I had been an "over-the-topper" ever since I stayed at the Savoy in London twenty two years ago. That's how they did it there, and I figured if they thought it should be that way, well, they must have come to the right conclusion. It was also the first hotel I stayed in where they folded the end of the toilet paper into a dainty point, which I found exceedingly elegant. So while I never folded the end like they did, I did put it on the holder that way, with the sense that I was doing something right.
My eyes were opened this weekend when I took Cleo into the bathroom with me. In the past, she's been content to play with the bath mat or a small toy, but this time the toilet paper attracted her attention. She batted at it with a downward swipe, and it obligingly let loose a whole stream of lovely white paper. She was delighted, and gearing up to do it again when I distracted her with a plastic cup placed on the edge of the sink and asked her if she could reach it.
This kid cannot resist a challenge. The paper, while amusing, had been done. That cup, however, was the Everest of the moment. I admit that I feel a smug sense of victory when I outsmart her like this, until I remember that she's only 14 months old, I am 408 months old, and it would be a sad state of affairs if I couldn't. While she was reaching for the cup, I quickly re-rolled the paper and switched it around. The cup attained, she turned back to the paper and gave it another downward swipe. It spun around its little bar, but nothing more exciting than that, since the end was being held in by the spin, not unfurled as it had been before. She did the infant version of a little oh-well shrug, and went back to her old buddy the bath mat.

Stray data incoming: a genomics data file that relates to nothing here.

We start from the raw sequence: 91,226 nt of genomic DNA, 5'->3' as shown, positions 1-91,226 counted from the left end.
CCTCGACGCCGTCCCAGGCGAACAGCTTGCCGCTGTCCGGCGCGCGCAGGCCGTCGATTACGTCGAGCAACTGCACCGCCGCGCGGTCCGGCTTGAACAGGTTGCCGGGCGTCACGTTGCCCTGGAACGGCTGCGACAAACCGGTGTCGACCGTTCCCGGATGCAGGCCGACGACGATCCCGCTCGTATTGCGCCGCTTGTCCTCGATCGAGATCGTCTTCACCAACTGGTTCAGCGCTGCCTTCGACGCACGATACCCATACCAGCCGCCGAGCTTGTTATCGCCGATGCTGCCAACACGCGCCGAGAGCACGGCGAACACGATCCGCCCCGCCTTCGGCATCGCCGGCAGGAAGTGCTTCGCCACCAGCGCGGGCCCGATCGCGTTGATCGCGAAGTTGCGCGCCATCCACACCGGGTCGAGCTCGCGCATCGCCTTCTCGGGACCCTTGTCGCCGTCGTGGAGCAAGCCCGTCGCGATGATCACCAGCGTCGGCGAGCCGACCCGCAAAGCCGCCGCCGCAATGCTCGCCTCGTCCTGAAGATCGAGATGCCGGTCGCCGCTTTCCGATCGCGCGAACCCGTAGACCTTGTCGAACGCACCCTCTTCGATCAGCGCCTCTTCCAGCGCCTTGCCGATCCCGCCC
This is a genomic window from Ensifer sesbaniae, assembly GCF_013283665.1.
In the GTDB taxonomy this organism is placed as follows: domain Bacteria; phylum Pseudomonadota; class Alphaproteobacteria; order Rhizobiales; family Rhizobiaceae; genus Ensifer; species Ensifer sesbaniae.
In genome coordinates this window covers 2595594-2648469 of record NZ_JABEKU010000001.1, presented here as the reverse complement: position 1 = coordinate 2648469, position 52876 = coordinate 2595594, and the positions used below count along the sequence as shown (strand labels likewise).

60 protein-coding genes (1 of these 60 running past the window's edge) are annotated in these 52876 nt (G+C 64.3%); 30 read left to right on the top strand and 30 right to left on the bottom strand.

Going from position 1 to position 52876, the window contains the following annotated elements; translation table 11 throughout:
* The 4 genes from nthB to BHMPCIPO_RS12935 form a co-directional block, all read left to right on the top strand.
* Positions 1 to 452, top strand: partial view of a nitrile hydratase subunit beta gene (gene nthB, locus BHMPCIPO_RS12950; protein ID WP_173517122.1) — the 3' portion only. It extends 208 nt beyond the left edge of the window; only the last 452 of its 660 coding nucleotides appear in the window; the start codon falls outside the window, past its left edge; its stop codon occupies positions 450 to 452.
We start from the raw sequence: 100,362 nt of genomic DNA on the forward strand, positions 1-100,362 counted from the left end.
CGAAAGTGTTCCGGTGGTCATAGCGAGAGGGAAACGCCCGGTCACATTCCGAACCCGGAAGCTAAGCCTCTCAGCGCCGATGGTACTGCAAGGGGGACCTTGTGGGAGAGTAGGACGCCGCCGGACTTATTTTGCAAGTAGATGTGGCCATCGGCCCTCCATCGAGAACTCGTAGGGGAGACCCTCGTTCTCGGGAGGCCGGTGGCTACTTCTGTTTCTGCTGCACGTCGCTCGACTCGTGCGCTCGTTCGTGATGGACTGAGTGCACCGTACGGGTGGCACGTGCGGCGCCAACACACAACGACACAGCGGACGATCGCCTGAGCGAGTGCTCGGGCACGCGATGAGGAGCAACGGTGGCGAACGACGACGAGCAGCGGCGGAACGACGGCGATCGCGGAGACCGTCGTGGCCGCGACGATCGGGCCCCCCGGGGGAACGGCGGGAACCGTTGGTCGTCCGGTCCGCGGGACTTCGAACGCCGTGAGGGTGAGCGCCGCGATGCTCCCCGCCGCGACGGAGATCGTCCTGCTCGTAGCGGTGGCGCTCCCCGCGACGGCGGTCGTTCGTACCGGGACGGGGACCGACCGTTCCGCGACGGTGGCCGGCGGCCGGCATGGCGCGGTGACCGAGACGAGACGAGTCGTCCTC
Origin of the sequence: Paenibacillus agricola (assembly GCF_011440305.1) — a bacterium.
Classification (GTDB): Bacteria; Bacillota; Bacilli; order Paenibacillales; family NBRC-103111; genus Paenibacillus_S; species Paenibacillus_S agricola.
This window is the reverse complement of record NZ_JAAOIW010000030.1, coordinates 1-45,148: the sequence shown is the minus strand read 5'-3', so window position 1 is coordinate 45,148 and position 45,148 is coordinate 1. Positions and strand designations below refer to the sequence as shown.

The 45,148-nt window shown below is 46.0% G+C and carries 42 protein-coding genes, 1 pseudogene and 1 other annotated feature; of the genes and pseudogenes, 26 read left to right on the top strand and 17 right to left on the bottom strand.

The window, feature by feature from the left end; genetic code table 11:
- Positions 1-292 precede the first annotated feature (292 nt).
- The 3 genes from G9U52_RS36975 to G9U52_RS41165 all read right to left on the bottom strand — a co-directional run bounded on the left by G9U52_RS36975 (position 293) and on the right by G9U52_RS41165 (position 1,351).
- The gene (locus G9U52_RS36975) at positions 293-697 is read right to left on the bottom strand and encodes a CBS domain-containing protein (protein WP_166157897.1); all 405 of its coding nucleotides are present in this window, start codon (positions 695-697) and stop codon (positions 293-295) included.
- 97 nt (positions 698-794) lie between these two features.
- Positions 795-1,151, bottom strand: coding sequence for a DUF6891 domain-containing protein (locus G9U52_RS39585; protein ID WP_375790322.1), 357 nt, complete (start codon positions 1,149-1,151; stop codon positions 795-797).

My eyes were opened, and my mind was changed. In a house with cats or babies, or anyone else that's likely to find paper-unfurling entertaining, the paper should come off the bottom of the roll. It is possible, of course, to unfurl the paper by swiping at the roll with an upwards motion, but that's just not as natural a gesture (try it), and so while not impossible, unfurling becomes less likely. In a house with no infants or cats (or, say, a fancy hotel populated largely by adult humans), this rule does not apply, and you can use whatever logic you like to decide which way is preferable. But those of you who live with small, curious creatures, your way is clear.
PS: Confidential to S. in Cazenovia: If you would like to leave a comment, look below the end of the essay, down there where it says "0 comments." Click on it, and a window should open which allows you to type to your heart's content. Then, where it says "choose an identity" you can select "anonymous" and then click "publish your comment." Or, you can just call me! It's always nice to hear your voice!